20 Minutes with Justin Landon

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Justin Landon knows stories. As host of the fabulous Tor.com podcast “RocketTalk“, co-editor of the “Speculative Fiction 2012: The Year’s Best Online Reviews, Essays and Commentary” compilation, and maestro of the now-quiescent “Staffer’s Book Review” blog, Justin has reviewed hundreds of books and read thousands more. Guided by a critical eye and a storyteller’s heart, he has delved into what distinguishes good stories from “meh”, exploring narratives and character arcs from scifi to fantasy, thrillers to YA, and all the genre stops in between.

Joined by co-host Katharina Bordet, we are delighted to have Justin take the Big Chair at the Roundtable for 20(ish… no really, VERY “ish”) minutes of fabulous writerly discourse. Justin shares his thoughts on what makes a good story, what writers should and shouldn’t take from their book reviews, how to cultivate a critical eye for fiction and more. SO MUCH writerly goodness awaits you on the the other side of that “PLAY” button, so make with the clicky-click and dive in! (and definitely make the scene at Justin’s Workshop Episode).

PROMO:  “The Parsec Awards”, a message from Alasdair Stuart

Showcase Episode: 20 Minutes with Justin Landon

[caution: mature language – listener discretion is advised]

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Justin keeps bringing awesomeness to the web…

Katharina is making some storytelling magic of her own…

Katharina Bordet

Katharina Bordet


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About Author

Dave Robison has indulged in creative pursuits his entire life. His CV includes writing Curious George fan-fiction at the age of eight, improv theater at age ten, playing trumpet at age twelve, as well as a theater degree, creating magazine cover art, writing audio scripts, designing websites, creating board games, hosting mythological roundtables and generally savoring the sweet drought of expression in all its forms. His years of exploration give him a unique, informed, and eloquent perspective on the art of storytelling.

5 Comments

    • Dave Robison on

      Glad you liked it, sir! I thought there was, if nothing else, an excellent “defining of the playing field” and a clarification of terms and the questions they engender. Definitely some thought-provoking discussion.

  1. Joe Schwartz on

    JUSTIN,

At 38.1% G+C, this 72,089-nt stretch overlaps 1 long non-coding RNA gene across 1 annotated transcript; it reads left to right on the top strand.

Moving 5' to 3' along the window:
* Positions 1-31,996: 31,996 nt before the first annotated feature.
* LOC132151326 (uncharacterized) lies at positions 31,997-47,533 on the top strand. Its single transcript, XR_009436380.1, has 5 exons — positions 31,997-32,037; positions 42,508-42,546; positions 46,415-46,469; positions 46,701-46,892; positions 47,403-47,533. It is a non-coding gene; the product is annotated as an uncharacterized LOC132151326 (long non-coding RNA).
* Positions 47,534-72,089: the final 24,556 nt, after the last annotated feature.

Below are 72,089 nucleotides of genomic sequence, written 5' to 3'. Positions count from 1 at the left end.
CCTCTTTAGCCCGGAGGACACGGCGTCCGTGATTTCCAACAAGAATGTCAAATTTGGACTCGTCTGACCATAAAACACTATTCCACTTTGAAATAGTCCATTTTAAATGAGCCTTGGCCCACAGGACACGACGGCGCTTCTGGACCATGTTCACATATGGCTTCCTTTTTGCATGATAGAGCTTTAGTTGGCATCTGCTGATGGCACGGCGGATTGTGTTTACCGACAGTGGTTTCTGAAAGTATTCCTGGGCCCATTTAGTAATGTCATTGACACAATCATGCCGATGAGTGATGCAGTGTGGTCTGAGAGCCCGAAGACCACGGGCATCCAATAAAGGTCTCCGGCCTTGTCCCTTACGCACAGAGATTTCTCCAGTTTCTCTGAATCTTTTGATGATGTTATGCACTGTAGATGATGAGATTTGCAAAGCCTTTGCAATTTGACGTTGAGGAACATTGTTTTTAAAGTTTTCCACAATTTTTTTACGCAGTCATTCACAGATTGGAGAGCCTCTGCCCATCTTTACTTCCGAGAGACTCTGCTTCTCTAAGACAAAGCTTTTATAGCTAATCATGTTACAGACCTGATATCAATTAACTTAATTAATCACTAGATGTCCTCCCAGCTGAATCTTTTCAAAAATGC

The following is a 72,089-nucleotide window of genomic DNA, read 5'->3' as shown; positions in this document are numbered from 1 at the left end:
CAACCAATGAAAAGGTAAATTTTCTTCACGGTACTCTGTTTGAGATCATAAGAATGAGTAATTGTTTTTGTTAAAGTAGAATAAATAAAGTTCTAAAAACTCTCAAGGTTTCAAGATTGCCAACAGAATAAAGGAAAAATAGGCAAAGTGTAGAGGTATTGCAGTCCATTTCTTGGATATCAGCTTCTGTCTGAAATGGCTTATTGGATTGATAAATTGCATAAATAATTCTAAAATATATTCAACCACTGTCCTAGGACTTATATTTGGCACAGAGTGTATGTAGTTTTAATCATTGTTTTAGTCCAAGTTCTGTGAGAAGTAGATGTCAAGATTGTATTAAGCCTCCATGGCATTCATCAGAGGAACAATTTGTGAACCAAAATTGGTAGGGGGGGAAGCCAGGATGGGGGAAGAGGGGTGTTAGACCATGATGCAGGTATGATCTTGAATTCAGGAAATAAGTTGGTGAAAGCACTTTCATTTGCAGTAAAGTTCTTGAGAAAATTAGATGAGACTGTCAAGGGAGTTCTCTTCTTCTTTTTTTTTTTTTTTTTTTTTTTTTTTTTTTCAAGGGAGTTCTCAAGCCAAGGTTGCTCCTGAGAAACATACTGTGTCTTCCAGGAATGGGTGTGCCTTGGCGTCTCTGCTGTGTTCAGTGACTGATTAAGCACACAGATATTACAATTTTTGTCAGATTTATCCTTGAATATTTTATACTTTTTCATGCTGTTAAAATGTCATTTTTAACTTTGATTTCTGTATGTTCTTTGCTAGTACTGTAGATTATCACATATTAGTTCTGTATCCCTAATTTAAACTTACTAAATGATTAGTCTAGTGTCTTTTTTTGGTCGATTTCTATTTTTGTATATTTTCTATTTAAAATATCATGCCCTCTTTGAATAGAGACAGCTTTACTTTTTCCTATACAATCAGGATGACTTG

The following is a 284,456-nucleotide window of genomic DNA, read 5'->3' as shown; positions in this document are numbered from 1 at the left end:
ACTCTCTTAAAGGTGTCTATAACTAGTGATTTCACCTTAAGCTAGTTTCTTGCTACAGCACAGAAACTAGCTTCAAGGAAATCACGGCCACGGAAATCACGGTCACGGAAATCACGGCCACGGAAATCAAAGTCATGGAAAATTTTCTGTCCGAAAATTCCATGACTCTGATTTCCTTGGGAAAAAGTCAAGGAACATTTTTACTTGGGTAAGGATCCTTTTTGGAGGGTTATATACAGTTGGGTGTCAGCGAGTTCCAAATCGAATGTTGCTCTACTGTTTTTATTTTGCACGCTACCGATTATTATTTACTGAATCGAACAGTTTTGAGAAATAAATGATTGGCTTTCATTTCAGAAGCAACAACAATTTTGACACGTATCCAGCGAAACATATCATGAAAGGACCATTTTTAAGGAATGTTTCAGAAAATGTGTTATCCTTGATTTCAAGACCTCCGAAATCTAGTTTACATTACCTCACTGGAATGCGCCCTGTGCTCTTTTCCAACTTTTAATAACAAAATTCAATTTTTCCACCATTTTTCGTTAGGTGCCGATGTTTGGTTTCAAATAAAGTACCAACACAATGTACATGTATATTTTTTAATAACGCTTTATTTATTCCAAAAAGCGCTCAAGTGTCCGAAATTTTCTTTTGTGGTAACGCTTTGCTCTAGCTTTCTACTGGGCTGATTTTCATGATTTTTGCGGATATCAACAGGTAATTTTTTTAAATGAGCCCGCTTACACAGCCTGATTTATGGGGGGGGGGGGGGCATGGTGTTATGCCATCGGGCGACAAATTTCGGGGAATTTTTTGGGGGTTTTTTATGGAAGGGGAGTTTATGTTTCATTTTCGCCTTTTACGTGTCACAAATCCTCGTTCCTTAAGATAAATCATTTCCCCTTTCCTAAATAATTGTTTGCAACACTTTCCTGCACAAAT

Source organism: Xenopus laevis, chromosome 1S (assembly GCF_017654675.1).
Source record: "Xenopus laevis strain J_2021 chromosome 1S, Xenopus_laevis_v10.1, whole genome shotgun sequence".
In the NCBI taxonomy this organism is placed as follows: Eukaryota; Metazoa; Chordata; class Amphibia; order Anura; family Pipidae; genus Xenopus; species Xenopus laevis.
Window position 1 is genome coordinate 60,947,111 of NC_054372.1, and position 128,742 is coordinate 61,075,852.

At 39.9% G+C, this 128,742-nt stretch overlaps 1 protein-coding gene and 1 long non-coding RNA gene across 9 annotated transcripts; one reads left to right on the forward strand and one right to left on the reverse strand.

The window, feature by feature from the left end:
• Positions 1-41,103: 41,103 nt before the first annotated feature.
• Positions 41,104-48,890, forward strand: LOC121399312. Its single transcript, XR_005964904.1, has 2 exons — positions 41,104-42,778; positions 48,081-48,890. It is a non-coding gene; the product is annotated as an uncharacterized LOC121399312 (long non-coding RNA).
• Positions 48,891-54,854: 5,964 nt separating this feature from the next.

Will someone like David Foster Wallace be read for probably another hundred years, and conversely, will James Patterson, who has sold a billion books, likely be forgotten ten years after he buys the farm?

    Joe

    • Dave Robison on

      I know you addressed that to Justin, Joe, but I’ll jump in with my two cents (and then ask for change)…

      My big thought is this… does it matter? Shakespeare was just tryin’ to pay the bills, baby. I don’t think he was writing for posterity but rather beer money. Patterson maybe forgotten after he passes, but does that invalidate the delight people had in reading his books?

      The burden of legacy and the cultural endurance of one’s work may be the most paralyzing impulse for new writers. As many before me have quoted, “Perfect is the enemy of Done”. You write what you want to write, whether you pander to the masses or aim for literary immortality.

      The estimated “quality” of a literary endeavor is highly subjective and, while “taste-makers” can influence the immediate public’s impressions thereof, the ultimate gauge of a literary work is in the individual readers response (and, to quote Justin, the most damning referendum is “meh”).

      The goal of “write the next great novel” is doomed to failure. The goal of “write the best novel I can about stuff that is important to me”, now THAT is attainable and vital.

    • Joe,

      Good question. I wonder if the literati of their day thought Charles Dickens or Jane Austin would be remembered forever? As Dave says, Shakespeare was very much a ‘pay the bills’ kind of writer. Will we remember James Patterson? I don’t know, honestly. I suspect we might. Just as Tom Clancy, and John Grisham will be. If not for their prose, then certainly for their cultural significance and impact on film.

      David Foster Wallace, by comparison, is likely to have a much smaller group of people remembering him and his work. Will it be lionized in graduate classes? Almost certainly. Does that mean he was more successful? I wonder.

      -J